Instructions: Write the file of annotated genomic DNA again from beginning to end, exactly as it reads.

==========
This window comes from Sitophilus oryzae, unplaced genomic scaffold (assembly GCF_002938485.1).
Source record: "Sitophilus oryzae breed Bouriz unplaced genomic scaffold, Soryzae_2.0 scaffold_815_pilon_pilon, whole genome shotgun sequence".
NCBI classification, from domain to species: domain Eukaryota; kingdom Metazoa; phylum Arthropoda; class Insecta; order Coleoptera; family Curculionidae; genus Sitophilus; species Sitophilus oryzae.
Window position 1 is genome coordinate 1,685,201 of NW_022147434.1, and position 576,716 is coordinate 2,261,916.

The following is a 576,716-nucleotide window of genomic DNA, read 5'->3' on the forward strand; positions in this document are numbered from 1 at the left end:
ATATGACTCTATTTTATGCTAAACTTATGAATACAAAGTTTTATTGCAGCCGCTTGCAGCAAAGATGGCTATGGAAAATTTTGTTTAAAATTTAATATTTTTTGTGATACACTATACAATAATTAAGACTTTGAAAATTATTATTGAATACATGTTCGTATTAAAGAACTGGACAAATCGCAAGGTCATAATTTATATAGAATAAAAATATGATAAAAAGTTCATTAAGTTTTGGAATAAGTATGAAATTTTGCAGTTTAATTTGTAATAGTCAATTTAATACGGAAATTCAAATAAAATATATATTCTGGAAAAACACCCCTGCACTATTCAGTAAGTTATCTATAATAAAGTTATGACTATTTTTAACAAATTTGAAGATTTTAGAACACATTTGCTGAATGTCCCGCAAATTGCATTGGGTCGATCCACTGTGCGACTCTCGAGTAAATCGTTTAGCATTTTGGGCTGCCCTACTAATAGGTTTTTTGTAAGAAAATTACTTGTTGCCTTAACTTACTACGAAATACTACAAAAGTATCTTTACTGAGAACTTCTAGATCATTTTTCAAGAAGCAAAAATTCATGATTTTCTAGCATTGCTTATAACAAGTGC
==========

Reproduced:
This window comes from Sitophilus oryzae, unplaced genomic scaffold (assembly GCF_002938485.1).
Source record: "Sitophilus oryzae breed Bouriz unplaced genomic scaffold, Soryzae_2.0 scaffold_815_pilon_pilon, whole genome shotgun sequence".
NCBI classification, from domain to species: domain Eukaryota; kingdom Metazoa; phylum Arthropoda; class Insecta; order Coleoptera; family Curculionidae; genus Sitophilus; species Sitophilus oryzae.
Window position 1 is genome coordinate 1,685,201 of NW_022147434.1, and position 576,716 is coordinate 2,261,916.

The following is a 576,716-nucleotide window of genomic DNA, read 5'->3' on the forward strand; positions in this document are numbered from 1 at the left end:
ATATGACTCTATTTTATGCTAAACTTATGAATACAAAGTTTTATTGCAGCCGCTTGCAGCAAAGATGGCTATGGAAAATTTTGTTTAAAATTTAATATTTTTTGTGATACACTATACAATAATTAAGACTTTGAAAATTATTATTGAATACATGTTCGTATTAAAGAACTGGACAAATCGCAAGGTCATAATTTATATAGAATAAAAATATGATAAAAAGTTCATTAAGTTTTGGAATAAGTATGAAATTTTGCAGTTTAATTTGTAATAGTCAATTTAATACGGAAATTCAAATAAAATATATATTCTGGAAAAACACCCCTGCACTATTCAGTAAGTTATCTATAATAAAGTTATGACTATTTTTAACAAATTTGAAGATTTTAGAACACATTTGCTGAATGTCCCGCAAATTGCATTGGGTCGATCCACTGTGCGACTCTCGAGTAAATCGTTTAGCATTTTGGGCTGCCCTACTAATAGGTTTTTTGTAAGAAAATTACTTGTTGCCTTAACTTACTACGAAATACTACAAAAGTATCTTTACTGAGAACTTCTAGATCATTTTTCAAGAAGCAAAAATTCATGATTTTCTAGCATTGCTTATAACAAGTGC